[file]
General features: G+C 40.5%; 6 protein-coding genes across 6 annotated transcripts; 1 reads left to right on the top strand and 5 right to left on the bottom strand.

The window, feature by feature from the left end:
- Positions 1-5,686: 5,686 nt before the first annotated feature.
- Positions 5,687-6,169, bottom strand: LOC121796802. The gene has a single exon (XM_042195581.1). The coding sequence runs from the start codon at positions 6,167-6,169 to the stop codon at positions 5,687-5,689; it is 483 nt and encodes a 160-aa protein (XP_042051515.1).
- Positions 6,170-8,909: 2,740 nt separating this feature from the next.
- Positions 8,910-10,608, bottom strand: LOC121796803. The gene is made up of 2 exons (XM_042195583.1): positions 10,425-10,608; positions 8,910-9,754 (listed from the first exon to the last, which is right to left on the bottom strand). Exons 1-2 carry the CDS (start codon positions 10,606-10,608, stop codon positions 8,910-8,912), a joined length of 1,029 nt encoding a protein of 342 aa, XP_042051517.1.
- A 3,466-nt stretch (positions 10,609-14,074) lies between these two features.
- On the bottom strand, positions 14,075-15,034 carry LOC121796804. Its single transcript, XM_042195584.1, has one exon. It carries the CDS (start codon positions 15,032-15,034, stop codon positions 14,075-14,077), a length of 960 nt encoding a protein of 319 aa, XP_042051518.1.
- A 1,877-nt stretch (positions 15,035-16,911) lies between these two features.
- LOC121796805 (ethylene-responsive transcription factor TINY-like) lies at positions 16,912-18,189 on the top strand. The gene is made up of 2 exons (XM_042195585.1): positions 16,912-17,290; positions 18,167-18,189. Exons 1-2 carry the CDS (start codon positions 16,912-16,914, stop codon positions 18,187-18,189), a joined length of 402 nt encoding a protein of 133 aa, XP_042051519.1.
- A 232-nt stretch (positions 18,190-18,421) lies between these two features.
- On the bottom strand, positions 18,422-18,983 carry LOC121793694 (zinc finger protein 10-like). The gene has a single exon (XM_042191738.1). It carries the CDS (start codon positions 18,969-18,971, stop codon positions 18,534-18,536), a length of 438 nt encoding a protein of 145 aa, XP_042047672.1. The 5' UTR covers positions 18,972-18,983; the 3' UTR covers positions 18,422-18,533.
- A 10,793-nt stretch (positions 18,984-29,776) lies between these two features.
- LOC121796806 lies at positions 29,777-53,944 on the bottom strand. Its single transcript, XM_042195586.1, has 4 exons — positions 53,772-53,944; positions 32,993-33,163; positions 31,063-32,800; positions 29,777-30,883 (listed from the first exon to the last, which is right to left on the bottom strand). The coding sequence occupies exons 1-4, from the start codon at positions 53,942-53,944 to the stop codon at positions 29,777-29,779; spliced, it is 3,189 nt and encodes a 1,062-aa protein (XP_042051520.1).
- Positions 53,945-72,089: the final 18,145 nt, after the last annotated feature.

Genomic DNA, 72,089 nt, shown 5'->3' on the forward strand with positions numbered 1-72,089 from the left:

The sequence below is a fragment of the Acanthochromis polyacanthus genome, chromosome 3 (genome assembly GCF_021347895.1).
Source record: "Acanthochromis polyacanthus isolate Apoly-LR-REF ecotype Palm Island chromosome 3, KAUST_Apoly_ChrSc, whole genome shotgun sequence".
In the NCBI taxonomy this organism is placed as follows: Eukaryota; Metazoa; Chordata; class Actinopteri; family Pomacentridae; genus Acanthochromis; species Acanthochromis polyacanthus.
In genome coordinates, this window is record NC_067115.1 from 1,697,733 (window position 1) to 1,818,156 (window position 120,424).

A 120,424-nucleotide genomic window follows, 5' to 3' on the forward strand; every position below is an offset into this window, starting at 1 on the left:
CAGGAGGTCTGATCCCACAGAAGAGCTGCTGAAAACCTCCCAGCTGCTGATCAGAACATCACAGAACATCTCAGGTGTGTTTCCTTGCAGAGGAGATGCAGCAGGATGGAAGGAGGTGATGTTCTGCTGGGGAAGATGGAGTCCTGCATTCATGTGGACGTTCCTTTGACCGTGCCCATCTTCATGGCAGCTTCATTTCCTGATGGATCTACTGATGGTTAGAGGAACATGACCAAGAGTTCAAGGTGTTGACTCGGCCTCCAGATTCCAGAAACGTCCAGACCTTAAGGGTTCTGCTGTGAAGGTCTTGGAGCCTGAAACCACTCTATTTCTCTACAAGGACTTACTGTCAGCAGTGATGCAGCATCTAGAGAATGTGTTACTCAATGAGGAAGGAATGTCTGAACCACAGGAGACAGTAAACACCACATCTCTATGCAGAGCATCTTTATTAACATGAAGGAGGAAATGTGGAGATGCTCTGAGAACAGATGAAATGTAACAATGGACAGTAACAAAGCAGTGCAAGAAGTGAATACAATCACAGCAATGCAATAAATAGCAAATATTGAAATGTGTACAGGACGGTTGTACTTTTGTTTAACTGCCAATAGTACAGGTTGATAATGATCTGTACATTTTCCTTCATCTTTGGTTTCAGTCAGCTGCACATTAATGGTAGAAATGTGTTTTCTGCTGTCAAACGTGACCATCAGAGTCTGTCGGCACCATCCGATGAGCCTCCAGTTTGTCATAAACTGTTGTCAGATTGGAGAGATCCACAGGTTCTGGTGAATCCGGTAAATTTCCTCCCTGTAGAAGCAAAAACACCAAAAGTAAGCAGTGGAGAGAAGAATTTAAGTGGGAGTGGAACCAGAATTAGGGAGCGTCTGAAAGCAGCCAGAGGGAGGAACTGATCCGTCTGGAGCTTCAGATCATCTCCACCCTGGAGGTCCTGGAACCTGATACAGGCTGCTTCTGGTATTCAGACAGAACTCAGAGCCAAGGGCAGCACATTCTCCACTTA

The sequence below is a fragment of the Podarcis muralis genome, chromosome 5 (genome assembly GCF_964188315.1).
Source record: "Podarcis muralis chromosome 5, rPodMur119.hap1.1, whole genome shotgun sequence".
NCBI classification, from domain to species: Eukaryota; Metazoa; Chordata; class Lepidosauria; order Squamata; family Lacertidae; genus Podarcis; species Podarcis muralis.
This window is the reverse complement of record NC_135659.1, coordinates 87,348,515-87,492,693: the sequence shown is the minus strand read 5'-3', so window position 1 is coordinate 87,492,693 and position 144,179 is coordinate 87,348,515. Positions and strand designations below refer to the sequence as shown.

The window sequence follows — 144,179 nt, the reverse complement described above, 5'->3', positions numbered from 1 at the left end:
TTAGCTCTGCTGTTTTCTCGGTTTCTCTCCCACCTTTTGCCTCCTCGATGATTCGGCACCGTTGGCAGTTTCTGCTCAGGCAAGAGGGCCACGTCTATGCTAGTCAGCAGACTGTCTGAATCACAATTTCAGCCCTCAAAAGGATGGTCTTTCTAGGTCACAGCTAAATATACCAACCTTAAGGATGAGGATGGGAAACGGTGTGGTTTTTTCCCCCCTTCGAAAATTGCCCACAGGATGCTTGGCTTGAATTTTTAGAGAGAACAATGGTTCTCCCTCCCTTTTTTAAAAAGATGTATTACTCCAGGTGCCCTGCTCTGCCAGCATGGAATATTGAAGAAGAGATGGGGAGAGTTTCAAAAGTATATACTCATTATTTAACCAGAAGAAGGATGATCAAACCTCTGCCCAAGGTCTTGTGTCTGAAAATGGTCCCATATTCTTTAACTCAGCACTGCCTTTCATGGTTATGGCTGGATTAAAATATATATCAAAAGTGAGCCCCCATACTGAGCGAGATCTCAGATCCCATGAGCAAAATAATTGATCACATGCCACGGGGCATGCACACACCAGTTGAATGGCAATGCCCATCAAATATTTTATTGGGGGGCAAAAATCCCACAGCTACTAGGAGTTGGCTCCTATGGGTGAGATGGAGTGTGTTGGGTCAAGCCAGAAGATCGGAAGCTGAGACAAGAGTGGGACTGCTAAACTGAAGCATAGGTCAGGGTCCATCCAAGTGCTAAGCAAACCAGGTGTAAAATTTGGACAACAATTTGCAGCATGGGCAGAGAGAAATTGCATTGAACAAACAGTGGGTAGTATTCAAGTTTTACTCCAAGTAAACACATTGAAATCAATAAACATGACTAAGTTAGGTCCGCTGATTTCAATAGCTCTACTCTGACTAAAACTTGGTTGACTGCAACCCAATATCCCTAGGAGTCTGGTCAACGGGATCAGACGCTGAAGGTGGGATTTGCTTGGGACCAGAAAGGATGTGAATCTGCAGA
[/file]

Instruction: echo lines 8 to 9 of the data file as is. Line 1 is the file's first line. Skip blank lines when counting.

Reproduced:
- On the bottom strand, positions 14,075-15,034 carry LOC121796804. Its single transcript, XM_042195584.1, has one exon. It carries the CDS (start codon positions 15,032-15,034, stop codon positions 14,075-14,077), a length of 960 nt encoding a protein of 319 aa, XP_042051518.1.
- A 1,877-nt stretch (positions 15,035-16,911) lies between these two features.